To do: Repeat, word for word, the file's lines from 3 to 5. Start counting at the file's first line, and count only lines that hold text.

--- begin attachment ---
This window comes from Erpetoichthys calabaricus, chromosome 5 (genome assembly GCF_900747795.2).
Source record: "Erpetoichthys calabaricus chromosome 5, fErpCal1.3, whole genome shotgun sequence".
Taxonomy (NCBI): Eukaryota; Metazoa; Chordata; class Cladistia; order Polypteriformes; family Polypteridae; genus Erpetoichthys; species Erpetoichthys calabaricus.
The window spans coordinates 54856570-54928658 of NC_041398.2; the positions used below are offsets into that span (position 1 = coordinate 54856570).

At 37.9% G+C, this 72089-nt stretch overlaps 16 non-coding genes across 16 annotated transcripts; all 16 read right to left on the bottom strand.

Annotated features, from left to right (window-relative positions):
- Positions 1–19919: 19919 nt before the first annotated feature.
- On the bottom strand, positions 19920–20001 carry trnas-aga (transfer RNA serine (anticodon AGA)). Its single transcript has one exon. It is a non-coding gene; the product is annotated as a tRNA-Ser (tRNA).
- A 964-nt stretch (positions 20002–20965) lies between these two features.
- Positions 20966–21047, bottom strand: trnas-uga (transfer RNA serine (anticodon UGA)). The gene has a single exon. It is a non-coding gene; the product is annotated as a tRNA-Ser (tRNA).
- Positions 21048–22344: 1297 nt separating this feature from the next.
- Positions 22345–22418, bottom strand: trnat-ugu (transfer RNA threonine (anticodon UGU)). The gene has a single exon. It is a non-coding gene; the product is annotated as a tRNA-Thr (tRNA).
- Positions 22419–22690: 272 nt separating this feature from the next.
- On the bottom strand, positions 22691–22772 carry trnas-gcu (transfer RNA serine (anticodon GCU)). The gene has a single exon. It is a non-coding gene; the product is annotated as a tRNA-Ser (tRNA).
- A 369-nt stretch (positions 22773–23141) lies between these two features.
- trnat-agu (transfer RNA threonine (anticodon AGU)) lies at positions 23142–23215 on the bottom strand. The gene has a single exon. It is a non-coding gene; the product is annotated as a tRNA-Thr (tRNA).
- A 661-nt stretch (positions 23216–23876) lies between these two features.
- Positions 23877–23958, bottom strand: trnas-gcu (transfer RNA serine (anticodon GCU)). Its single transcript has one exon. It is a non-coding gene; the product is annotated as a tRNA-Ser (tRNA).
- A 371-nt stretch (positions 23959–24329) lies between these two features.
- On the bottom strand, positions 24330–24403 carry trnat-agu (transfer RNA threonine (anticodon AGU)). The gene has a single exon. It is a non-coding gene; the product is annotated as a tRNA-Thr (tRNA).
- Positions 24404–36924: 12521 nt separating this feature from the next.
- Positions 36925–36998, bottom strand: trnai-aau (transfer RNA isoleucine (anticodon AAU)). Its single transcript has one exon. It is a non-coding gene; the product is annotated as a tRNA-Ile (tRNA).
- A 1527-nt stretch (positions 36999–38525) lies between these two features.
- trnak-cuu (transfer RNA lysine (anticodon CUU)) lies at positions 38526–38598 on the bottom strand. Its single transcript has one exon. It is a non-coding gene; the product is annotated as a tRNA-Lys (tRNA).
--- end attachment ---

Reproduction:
Taxonomy (NCBI): Eukaryota; Metazoa; Chordata; class Cladistia; order Polypteriformes; family Polypteridae; genus Erpetoichthys; species Erpetoichthys calabaricus.
The window spans coordinates 54856570-54928658 of NC_041398.2; the positions used below are offsets into that span (position 1 = coordinate 54856570).

At 37.9% G+C, this 72089-nt stretch overlaps 16 non-coding genes across 16 annotated transcripts; all 16 read right to left on the bottom strand.